Mostly she always sits alone
With her head full of things
No one wants to know
Mostly she always sits alone
Blonde skin, wide teeth, she sits alone
Saturday morning cartoons
My mom and that man I kinda know
It’s cold here, mold growing on the bedroom wall
I share it with my sister in the linoleum hall
Who will tuck me in? Suck in the tear
It’s cold here
He offered me a sip of beer from the front seat
We’re headed to Idaho for church today
Blowing bubbles could make me happy
If I was a normal kid, it may
But this is my life
This is the way it goes
Does anybody really know
The mold and pain that grows
And never seems to go away
By Rachel Adell
A lot of my music does confuse, but the dichotomy is one hundred percent intentional. Super sad lyrics paired with a completely upbeat bombastic parade? Not sure there’s a better way to describe me. I know it’s what has made my music a little less commercial. But truly, to stay authentic, I could have it no other way. You’ll find that behind many shiny performers, you’ll find a deeply quiet and often sad person. Someone who’s survived a lot of pain. Does this mean they’re fake? Does this mean they’ve gotten over everything? Does this mean they’re strong? Maybe. All I know is that each person is a complex story to unfold.
Since you’re taking the time to come and read about my song, I’ll give you a little insight to some of the experiences included in this particular song…The girl that sits alone is me. But it’s also my sisters. We all had different dads and because of this, were estranged from our family in one way or another. On the Saturday morning I was born (at home), my sister was sitting in the other room trying to drown out the screams with Sesame Street and Bugs Bunny. My biological father was the second or third in a line of men that she would stop investing in.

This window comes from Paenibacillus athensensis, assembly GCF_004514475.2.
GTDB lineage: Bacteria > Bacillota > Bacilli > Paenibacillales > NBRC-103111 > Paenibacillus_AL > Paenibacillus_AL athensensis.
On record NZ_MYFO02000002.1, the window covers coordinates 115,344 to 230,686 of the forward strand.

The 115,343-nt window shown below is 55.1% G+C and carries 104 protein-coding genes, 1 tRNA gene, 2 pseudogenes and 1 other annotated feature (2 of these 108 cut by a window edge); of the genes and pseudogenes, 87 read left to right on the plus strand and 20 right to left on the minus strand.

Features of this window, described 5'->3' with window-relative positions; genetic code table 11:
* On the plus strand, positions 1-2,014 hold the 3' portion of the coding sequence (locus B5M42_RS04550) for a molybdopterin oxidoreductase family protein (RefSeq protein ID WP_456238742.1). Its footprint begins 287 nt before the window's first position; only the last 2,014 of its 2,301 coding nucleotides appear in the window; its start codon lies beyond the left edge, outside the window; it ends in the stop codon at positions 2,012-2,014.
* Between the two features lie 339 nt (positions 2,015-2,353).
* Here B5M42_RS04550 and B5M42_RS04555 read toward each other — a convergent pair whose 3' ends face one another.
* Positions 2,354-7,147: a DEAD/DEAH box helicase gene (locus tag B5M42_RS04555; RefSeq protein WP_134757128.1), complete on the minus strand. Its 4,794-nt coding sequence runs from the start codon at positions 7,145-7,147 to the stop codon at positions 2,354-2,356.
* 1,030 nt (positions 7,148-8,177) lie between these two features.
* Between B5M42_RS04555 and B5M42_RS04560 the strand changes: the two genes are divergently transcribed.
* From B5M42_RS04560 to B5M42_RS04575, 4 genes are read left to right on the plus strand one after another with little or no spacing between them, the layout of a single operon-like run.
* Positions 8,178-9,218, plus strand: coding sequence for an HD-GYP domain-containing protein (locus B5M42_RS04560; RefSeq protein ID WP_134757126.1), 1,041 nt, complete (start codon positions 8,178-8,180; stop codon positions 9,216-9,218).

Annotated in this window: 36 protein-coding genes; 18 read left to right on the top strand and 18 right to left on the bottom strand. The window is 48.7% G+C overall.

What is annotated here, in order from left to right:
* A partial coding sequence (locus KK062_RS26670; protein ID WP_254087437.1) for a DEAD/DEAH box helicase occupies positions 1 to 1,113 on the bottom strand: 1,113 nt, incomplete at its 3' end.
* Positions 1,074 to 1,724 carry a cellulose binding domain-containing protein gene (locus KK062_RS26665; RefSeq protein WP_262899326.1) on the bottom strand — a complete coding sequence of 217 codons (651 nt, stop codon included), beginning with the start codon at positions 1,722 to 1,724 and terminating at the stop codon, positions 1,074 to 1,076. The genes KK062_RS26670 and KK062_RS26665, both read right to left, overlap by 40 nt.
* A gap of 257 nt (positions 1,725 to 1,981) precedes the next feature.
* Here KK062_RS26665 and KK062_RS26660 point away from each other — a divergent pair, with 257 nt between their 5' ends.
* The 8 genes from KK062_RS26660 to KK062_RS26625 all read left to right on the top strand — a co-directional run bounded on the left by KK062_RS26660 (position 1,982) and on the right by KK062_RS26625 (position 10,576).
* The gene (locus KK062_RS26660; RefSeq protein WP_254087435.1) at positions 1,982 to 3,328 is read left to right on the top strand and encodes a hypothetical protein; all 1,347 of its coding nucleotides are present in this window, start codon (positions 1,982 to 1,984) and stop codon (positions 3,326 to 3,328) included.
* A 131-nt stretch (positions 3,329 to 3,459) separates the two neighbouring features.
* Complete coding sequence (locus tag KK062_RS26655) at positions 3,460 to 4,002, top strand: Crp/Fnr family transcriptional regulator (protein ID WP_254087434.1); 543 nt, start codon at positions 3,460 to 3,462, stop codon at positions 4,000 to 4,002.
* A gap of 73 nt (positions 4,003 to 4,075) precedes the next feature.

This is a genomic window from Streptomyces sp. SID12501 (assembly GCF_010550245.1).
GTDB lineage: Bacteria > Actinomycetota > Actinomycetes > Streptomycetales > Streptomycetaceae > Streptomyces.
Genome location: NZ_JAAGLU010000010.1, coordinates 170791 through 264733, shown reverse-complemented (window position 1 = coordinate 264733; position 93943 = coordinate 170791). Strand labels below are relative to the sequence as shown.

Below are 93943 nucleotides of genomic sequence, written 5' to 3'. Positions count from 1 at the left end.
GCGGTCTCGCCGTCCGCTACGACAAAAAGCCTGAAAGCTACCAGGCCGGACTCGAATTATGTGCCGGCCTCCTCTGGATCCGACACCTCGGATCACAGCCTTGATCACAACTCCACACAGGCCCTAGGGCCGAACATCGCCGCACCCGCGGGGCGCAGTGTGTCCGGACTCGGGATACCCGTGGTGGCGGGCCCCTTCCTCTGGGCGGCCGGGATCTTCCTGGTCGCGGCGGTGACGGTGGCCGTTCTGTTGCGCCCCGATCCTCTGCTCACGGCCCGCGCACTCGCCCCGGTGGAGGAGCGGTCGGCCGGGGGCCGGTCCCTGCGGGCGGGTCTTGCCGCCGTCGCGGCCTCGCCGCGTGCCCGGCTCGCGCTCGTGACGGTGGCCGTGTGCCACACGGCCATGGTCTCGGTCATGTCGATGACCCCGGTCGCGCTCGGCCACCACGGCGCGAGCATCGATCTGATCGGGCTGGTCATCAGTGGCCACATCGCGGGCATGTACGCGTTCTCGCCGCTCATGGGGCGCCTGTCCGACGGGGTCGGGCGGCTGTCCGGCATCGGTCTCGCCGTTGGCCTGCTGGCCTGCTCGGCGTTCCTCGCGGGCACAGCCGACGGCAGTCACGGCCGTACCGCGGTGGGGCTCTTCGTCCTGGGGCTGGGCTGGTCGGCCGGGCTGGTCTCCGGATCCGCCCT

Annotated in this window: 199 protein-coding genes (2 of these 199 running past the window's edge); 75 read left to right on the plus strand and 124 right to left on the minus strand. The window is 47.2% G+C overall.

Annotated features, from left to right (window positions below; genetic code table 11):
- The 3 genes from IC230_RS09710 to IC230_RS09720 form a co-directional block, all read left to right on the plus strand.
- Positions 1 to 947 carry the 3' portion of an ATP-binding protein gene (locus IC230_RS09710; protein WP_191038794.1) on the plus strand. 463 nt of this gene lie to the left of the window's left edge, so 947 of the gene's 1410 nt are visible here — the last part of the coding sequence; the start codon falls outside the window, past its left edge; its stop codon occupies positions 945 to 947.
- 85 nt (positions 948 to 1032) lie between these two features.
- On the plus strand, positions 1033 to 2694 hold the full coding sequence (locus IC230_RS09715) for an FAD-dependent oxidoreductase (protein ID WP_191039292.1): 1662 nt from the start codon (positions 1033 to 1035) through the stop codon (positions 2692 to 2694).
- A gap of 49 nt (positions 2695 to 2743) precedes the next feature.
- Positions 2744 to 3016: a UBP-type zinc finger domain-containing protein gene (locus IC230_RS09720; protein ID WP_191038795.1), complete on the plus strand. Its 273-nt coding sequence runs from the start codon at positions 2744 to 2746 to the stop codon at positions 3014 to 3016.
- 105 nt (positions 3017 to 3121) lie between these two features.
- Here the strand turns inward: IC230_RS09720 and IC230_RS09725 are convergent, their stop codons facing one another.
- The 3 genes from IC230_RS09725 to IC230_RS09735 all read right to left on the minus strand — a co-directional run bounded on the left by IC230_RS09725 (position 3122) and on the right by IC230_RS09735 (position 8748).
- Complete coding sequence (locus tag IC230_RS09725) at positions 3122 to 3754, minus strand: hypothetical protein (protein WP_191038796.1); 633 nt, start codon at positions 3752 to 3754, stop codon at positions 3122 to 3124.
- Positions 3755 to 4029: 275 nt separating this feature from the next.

We’re all very imaginative girls who have always found a great audience with our mother and with one another. Those on the outside rarely understand our particular recipe of pain + honesty + quirkines. We will continue to try to explain, and continue to expect most to be thoroughly confused.
As a child, I always wanted someone to come in and tuck me in, but I also didn’t. Either I was in trouble or I was lonely, there were rarely moments in between. Moments I felt embraced and loved. There was a moment when I tried to share a homemade corner room with my baby sister to help her stop crying. It worked for a couple hours. I brought this image into the song because that night reoccurs in my thoughts and dreams over and over again.
The bridge refers to a memory that my older sister recalled about my biological dad taking us to a church over the state border from Wallowa to somewhere in Idaho. My sister detested him and church. He offered her a sip of beer while he was driving. She was in the back seat and I was laying on the front seat. She remembers chewing grape bubble gum and distincly feeling like not even that could make her happy.
The last verse is a description of pain that’s always there. You can come to terms with things, you can even try to learn from them, and then get over them. But sometimes there’s just a stubborn scar left over from the experience. Without proper attention, it could continue to grow into something larger and more distorted. *enter any number of addictions*
Since writing this song my heart has healed tremendously. There is value in talking, expressing, and sharing your experiences with others. Not only does it connect you more authentically to everyone else who’s experiencing their own kind of pain, it just validates it and makes it smaller somehow.
Here’s a line in Crocodile Dundee that explains this concept beautifully, “…if you got a problem, you tell Wally. And he tells everyone in town… brings it out in the open… no more problem.” There is something to be said about airing out the painful things of life in the warm open arms of the sun. We go through stuff, and then we get to decide if we’re going to let it be heavy or let it go.